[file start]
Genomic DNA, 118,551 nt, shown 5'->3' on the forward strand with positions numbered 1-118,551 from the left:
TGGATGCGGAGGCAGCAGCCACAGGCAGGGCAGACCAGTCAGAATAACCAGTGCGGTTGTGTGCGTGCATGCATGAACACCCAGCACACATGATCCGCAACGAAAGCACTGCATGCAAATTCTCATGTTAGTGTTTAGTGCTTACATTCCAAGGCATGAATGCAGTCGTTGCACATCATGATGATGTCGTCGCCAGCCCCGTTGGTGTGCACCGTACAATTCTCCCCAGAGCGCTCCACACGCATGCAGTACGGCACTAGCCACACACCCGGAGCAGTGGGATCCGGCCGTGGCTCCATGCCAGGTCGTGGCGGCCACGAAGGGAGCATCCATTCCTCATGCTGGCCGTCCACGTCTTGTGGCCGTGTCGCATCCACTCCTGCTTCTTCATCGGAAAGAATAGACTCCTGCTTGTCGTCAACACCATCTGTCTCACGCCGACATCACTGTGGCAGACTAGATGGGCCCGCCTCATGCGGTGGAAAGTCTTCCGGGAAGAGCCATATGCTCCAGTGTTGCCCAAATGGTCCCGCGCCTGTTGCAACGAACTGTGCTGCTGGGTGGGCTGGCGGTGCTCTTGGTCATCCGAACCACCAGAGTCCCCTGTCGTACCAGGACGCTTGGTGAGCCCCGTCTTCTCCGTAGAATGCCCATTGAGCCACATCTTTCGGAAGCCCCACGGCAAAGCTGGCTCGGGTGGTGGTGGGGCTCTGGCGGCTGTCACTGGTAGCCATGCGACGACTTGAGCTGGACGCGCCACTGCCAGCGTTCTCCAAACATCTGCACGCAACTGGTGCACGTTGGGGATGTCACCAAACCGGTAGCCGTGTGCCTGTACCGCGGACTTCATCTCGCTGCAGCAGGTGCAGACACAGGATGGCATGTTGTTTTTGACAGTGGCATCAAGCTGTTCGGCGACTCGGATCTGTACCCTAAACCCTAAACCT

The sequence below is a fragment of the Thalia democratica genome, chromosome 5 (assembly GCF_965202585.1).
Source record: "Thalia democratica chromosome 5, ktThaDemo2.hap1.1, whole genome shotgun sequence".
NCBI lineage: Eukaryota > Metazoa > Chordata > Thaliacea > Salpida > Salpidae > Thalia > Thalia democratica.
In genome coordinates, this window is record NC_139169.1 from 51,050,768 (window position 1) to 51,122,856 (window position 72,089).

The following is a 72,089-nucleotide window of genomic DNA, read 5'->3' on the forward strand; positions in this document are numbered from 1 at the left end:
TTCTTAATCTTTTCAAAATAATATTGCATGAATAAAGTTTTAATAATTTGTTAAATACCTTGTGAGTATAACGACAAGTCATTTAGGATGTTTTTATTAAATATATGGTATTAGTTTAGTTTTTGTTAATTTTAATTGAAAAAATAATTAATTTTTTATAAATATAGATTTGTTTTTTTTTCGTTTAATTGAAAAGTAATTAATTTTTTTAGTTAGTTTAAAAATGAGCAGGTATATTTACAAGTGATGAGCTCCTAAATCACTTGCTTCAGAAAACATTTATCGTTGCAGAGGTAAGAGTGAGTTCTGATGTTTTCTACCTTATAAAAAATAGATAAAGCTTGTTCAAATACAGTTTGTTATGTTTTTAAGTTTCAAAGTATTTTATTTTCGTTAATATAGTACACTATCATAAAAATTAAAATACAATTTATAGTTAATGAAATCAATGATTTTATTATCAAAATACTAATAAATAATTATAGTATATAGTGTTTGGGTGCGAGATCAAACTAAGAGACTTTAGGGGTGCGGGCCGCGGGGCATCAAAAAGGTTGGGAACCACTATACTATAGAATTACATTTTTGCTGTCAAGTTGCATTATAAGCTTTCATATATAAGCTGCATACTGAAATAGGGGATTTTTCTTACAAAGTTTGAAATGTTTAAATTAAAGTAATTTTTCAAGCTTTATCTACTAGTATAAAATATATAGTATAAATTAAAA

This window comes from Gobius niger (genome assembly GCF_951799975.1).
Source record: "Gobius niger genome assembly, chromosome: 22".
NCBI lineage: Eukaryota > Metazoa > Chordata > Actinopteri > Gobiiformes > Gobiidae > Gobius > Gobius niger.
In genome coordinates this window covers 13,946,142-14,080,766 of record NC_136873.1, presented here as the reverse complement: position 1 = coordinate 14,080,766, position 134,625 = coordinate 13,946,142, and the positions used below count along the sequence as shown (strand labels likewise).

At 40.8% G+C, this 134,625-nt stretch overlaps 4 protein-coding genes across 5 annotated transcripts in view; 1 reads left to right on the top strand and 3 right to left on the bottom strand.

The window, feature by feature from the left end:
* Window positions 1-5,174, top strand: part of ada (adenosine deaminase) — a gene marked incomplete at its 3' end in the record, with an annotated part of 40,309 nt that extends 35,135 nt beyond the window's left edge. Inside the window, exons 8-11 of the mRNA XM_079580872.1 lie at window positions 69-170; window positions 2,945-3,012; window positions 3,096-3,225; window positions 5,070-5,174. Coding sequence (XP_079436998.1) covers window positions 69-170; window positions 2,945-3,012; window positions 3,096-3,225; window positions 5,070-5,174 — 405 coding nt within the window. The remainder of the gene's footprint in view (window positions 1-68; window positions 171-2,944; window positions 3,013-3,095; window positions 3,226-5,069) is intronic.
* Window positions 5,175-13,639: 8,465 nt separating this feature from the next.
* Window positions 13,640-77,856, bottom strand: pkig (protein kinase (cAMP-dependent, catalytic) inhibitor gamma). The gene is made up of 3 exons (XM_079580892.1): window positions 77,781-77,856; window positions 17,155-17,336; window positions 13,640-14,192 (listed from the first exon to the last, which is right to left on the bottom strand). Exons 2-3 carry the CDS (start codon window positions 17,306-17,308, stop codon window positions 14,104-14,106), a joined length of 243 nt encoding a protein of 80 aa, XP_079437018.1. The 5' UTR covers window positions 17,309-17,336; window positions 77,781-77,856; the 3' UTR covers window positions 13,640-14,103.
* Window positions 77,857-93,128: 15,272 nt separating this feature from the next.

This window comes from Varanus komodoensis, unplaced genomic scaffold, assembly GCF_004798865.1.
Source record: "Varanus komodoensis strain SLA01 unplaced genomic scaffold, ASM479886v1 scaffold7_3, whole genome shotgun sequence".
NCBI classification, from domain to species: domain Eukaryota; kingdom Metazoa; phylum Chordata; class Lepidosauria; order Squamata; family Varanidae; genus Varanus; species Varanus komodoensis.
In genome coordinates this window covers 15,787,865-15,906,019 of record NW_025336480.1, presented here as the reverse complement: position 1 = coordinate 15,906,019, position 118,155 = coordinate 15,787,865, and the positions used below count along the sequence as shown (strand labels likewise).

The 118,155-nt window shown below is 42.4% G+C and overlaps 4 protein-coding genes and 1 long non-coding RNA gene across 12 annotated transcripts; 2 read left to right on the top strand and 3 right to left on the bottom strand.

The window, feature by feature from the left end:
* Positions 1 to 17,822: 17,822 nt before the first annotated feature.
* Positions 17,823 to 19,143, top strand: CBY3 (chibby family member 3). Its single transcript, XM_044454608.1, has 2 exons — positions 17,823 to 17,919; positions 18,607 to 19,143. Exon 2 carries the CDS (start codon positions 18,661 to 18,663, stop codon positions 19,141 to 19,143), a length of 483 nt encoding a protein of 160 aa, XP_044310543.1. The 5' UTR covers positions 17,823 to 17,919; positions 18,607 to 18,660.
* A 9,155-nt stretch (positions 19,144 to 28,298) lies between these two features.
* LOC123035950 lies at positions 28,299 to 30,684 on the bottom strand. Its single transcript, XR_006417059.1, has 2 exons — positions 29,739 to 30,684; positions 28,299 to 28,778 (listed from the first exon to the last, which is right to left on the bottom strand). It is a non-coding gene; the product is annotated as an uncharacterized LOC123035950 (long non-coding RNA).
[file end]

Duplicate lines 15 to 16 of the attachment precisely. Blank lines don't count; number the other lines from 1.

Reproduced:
* Window positions 1-5,174, top strand: part of ada (adenosine deaminase) — a gene marked incomplete at its 3' end in the record, with an annotated part of 40,309 nt that extends 35,135 nt beyond the window's left edge. Inside the window, exons 8-11 of the mRNA XM_079580872.1 lie at window positions 69-170; window positions 2,945-3,012; window positions 3,096-3,225; window positions 5,070-5,174. Coding sequence (XP_079436998.1) covers window positions 69-170; window positions 2,945-3,012; window positions 3,096-3,225; window positions 5,070-5,174 — 405 coding nt within the window. The remainder of the gene's footprint in view (window positions 1-68; window positions 171-2,944; window positions 3,013-3,095; window positions 3,226-5,069) is intronic.
* Window positions 5,175-13,639: 8,465 nt separating this feature from the next.